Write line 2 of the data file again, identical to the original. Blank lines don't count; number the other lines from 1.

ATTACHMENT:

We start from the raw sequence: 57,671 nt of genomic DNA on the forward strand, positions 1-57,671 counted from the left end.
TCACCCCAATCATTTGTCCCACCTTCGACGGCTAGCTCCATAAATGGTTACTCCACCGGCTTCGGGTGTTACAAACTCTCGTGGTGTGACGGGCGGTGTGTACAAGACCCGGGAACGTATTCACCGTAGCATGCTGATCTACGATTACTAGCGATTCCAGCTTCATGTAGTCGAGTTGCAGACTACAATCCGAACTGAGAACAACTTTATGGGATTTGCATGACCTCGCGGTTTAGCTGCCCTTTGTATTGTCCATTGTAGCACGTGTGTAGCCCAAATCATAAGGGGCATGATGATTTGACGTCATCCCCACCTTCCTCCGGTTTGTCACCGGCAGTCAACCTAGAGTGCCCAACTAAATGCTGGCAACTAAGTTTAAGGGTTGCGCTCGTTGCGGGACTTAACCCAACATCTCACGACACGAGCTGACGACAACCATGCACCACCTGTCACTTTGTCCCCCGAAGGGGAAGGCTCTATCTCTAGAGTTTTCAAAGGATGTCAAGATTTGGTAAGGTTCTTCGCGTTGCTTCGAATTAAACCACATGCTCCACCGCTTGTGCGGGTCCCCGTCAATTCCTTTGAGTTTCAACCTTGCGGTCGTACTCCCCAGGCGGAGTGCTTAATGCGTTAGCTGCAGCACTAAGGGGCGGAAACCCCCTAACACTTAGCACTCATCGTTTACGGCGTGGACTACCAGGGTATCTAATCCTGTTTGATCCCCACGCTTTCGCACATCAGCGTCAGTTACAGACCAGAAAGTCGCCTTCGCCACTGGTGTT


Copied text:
TCACCCCAATCATTTGTCCCACCTTCGACGGCTAGCTCCATAAATGGTTACTCCACCGGCTTCGGGTGTTACAAACTCTCGTGGTGTGACGGGCGGTGTGTACAAGACCCGGGAACGTATTCACCGTAGCATGCTGATCTACGATTACTAGCGATTCCAGCTTCATGTAGTCGAGTTGCAGACTACAATCCGAACTGAGAACAACTTTATGGGATTTGCATGACCTCGCGGTTTAGCTGCCCTTTGTATTGTCCATTGTAGCACGTGTGTAGCCCAAATCATAAGGGGCATGATGATTTGACGTCATCCCCACCTTCCTCCGGTTTGTCACCGGCAGTCAACCTAGAGTGCCCAACTAAATGCTGGCAACTAAGTTTAAGGGTTGCGCTCGTTGCGGGACTTAACCCAACATCTCACGACACGAGCTGACGACAACCATGCACCACCTGTCACTTTGTCCCCCGAAGGGGAAGGCTCTATCTCTAGAGTTTTCAAAGGATGTCAAGATTTGGTAAGGTTCTTCGCGTTGCTTCGAATTAAACCACATGCTCCACCGCTTGTGCGGGTCCCCGTCAATTCCTTTGAGTTTCAACCTTGCGGTCGTACTCCCCAGGCGGAGTGCTTAATGCGTTAGCTGCAGCACTAAGGGGCGGAAACCCCCTAACACTTAGCACTCATCGTTTACGGCGTGGACTACCAGGGTATCTAATCCTGTTTGATCCCCACGCTTTCGCACATCAGCGTCAGTTACAGACCAGAAAGTCGCCTTCGCCACTGGTGTT